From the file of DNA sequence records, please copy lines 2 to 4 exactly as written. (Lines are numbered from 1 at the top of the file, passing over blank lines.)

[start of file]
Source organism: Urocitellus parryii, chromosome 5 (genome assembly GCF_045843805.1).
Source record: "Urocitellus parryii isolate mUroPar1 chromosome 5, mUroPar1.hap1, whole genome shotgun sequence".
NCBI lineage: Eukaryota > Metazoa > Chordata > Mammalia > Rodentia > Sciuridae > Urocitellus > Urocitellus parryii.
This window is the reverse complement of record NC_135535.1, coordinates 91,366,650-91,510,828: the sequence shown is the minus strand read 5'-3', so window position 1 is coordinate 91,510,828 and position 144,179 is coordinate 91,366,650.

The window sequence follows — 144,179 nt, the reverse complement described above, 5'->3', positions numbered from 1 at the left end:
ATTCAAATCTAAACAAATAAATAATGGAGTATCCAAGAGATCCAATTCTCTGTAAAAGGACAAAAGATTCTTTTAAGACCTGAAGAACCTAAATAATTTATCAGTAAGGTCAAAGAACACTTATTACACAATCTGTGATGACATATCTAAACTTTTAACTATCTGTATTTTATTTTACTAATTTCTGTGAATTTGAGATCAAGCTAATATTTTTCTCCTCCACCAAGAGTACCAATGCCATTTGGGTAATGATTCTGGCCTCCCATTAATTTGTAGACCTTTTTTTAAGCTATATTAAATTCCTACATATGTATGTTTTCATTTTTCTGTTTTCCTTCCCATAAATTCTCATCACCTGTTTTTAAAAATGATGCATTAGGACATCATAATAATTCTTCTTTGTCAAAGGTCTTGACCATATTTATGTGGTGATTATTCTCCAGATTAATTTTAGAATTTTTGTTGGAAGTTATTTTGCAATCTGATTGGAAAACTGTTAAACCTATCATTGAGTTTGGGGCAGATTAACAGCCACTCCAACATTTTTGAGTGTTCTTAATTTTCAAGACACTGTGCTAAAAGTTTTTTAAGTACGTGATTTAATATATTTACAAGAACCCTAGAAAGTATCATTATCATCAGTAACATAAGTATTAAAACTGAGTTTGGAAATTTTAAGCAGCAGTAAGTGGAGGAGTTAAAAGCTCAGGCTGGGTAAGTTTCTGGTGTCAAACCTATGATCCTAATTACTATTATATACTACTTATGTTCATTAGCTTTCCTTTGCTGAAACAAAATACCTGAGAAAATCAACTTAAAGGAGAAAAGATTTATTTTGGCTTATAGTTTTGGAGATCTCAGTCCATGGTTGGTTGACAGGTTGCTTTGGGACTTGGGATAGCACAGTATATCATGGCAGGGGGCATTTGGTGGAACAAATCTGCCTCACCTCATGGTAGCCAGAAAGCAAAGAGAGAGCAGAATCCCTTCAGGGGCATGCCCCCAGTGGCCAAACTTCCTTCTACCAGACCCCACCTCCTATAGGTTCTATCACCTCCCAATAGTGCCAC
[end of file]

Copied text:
Source record: "Urocitellus parryii isolate mUroPar1 chromosome 5, mUroPar1.hap1, whole genome shotgun sequence".
NCBI lineage: Eukaryota > Metazoa > Chordata > Mammalia > Rodentia > Sciuridae > Urocitellus > Urocitellus parryii.
This window is the reverse complement of record NC_135535.1, coordinates 91,366,650-91,510,828: the sequence shown is the minus strand read 5'-3', so window position 1 is coordinate 91,510,828 and position 144,179 is coordinate 91,366,650.